Published by Farrar Straus and Giroux on September 17th, 2013
Genres: contemporary, young adult
Buy on Amazon
Making friends has never been Elise Dembowski’s strong suit. All throughout her life, she’s been the butt of every joke and the outsider in every conversation. When a final attempt at popularity fails, Elise nearly gives up. Then she stumbles upon a warehouse party where she meets Vicky, a girl in a band who accepts her; Char, a cute, yet mysterious disc jockey; Pippa, a carefree spirit from England; and most importantly, a love for DJing. Told in a refreshingly genuine and laugh-out-loud funny voice, Leila Sales' THIS SONG WILL SAVE YOUR LIFE is an exuberant novel about identity, friendship, and the power of music to bring people together.
If you’ve ever been bullied, if you’ve ever felt like you didn’t fit in anywhere, then I am almost positive This Song Will Save Your Life will be a book you enjoy. It’s really difficult sometimes to read about issues that were such huge parts of our lives–painful, even–and this book was that for me at times. There is a lot to be inspired by here though, and it’s done in a realistic way so that it’s very believable.
As an adult my teen years are far behind me, and I am certainly thankful for that, but if you’ve had to deal with bullying, then I don’t believe it ever really goes away. The things that we go through as children (yes, teenagers are still kids), really shape who we become as adults. And with that in mind, it’s almost impossible for me to not get personal as I write this review. The entire time I was reading, I was thinking about my own experiences as they related to Elise’s.
Elise is bullied in high school. The other kids are really cruel to her, and she has zero friends, at least until she adopts two girls that are even less popular that she is. The difference between Elisa and them though, is that they are invisible while she stands out. If you have to be unpopular, I would much rather be invisible. Elise is different. She tries to hard. She dresses eccentrically. She listens to music that is not popular with other teenagers. She can’t relate to them, and so they pick on her. She walks at night to deal with the stress of the day, and one night she ends up at an underground nightclub called Start. There she can be someone else. Start is like Elise’s stress reliever. The one place she can go where she is not known as Elise Dembowski, the freak. Elise gets an escape. Sort of off topic though, for a lot of bullied kids, there isn’t a place they can escape to.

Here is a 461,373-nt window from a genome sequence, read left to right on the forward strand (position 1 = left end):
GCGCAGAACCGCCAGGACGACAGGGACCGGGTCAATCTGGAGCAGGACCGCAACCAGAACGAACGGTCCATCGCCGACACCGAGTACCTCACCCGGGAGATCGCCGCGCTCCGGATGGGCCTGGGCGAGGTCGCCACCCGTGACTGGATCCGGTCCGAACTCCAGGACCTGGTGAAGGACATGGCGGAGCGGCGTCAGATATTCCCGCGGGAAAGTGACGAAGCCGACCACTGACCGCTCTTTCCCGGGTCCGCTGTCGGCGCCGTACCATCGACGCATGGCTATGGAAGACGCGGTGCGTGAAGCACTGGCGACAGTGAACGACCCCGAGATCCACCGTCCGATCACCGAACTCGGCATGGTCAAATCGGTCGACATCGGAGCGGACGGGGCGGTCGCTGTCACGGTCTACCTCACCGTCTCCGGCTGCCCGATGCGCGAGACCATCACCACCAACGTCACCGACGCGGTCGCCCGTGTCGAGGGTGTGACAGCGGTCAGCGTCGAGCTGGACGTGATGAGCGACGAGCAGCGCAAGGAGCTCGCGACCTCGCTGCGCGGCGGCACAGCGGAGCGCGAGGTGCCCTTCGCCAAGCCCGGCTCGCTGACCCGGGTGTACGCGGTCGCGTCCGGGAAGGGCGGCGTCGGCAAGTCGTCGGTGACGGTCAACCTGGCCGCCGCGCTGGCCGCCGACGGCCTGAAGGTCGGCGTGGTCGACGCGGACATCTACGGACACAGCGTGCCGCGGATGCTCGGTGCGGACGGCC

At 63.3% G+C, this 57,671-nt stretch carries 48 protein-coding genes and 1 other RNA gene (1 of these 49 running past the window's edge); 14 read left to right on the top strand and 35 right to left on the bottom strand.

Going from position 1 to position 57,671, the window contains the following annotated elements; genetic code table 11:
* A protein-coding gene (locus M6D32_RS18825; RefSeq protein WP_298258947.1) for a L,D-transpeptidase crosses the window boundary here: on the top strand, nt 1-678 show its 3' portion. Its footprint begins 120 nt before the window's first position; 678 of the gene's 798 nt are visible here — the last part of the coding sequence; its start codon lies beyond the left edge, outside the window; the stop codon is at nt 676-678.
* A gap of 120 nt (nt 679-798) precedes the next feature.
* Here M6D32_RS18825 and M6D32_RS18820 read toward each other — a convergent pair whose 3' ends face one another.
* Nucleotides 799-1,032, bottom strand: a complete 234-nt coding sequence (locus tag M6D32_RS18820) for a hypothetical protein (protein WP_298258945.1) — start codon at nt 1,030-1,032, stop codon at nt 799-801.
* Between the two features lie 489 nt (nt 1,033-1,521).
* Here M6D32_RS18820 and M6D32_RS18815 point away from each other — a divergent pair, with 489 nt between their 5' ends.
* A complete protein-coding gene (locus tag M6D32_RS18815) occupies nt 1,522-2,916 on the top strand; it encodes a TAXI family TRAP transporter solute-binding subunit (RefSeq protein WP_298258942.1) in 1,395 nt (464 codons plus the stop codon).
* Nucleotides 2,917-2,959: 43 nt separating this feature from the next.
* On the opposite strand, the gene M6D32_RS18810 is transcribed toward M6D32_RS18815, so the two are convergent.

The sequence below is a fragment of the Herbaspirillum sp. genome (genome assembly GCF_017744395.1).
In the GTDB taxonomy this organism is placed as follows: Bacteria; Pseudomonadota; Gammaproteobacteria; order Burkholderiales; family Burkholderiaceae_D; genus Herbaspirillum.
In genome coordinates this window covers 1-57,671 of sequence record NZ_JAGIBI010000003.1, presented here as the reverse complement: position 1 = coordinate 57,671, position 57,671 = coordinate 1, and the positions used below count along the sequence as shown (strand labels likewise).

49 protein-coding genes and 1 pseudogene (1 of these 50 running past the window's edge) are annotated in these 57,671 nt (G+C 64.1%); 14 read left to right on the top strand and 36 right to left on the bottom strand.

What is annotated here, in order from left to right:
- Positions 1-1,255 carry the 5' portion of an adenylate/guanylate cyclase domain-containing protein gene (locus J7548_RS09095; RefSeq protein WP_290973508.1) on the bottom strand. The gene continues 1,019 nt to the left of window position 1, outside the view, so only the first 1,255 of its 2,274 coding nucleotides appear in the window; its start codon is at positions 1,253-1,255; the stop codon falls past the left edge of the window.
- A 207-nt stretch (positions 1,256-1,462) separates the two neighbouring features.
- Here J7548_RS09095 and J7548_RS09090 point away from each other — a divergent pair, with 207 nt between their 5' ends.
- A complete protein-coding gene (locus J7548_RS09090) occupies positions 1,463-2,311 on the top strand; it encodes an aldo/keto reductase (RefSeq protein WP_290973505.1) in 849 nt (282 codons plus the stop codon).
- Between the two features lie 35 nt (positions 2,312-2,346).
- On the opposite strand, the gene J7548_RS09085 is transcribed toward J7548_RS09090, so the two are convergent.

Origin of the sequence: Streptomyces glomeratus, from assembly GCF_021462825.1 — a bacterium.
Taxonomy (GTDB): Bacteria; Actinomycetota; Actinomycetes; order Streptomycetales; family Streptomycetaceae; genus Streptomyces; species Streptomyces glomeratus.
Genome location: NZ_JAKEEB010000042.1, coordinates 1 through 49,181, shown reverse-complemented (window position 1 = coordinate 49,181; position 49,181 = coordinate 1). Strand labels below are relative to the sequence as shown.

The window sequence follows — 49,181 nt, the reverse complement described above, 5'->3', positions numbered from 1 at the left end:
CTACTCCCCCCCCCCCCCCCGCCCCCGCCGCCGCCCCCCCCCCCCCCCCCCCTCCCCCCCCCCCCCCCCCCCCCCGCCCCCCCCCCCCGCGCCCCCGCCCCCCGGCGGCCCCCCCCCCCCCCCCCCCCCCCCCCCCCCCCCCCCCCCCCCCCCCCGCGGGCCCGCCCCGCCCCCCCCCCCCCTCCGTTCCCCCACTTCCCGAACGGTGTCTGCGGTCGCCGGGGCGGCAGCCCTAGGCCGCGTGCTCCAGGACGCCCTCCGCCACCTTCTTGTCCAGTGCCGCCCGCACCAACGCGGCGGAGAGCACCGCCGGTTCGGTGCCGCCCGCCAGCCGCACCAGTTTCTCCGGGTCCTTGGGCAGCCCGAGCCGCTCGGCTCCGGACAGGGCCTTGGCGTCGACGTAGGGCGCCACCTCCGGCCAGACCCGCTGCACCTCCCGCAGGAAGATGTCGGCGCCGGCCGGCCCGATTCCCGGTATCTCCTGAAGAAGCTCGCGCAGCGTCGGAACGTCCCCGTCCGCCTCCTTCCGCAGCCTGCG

I wish I could give this book five stars. I really wanted to, but there was something that didn’t sit right with me. And I thought about it, and it all comes down to Elise. I do empathize with her, and I sympathize with her too. But…she’s kind of judgmental. And there are times when it is hard to like her. She complains that she doesn’t fit in, but then she criticizes the other kids for the way they act, and dress, and the music they listen to. It’s difficult for me to feel bad (though I still did), when she was kind of a brat at times. And listen, I am not for one second justifying the bullying because that is wrong no matter what. But Elise was kind of stuck up, and I had an issue with that.
The writing is excellent and the characterizations are excellent. I loved Vicky so much. I loved Elise’s dad because he cared so much about her, and when Elise hurt his feelings, I cried. Ladies, if you have awesome dads, love them and cherish them. Because it’s so terribly hard for fathers to relate to their daughters. That relationship can be awkward, but it’s so adorable when they try hard. And work hard to provide for them. Elise’s father made me think a lot about my own and what that relationship was like growing up.
This Song Will Save Your Life is an excellent book. I am a huge fan of Leila Sale’s writing. I adored Past Perfect as well, but this is a read that is more difficult because of the serious topics it covers. However, there is a lot of fun to be had here in between the emotional stuff. It is a darker contemporary, but it’s not going to be THAT dark. So if you’re one of those readers that are hesitant to pick up darker books, I think this is one that may bridge the gap. This is a super special book for teens, and I wish there were more like this out there. I wish this book had existed when I was sixteen. I think it would have made a huge impact in my life. I needed it then and I still need it now.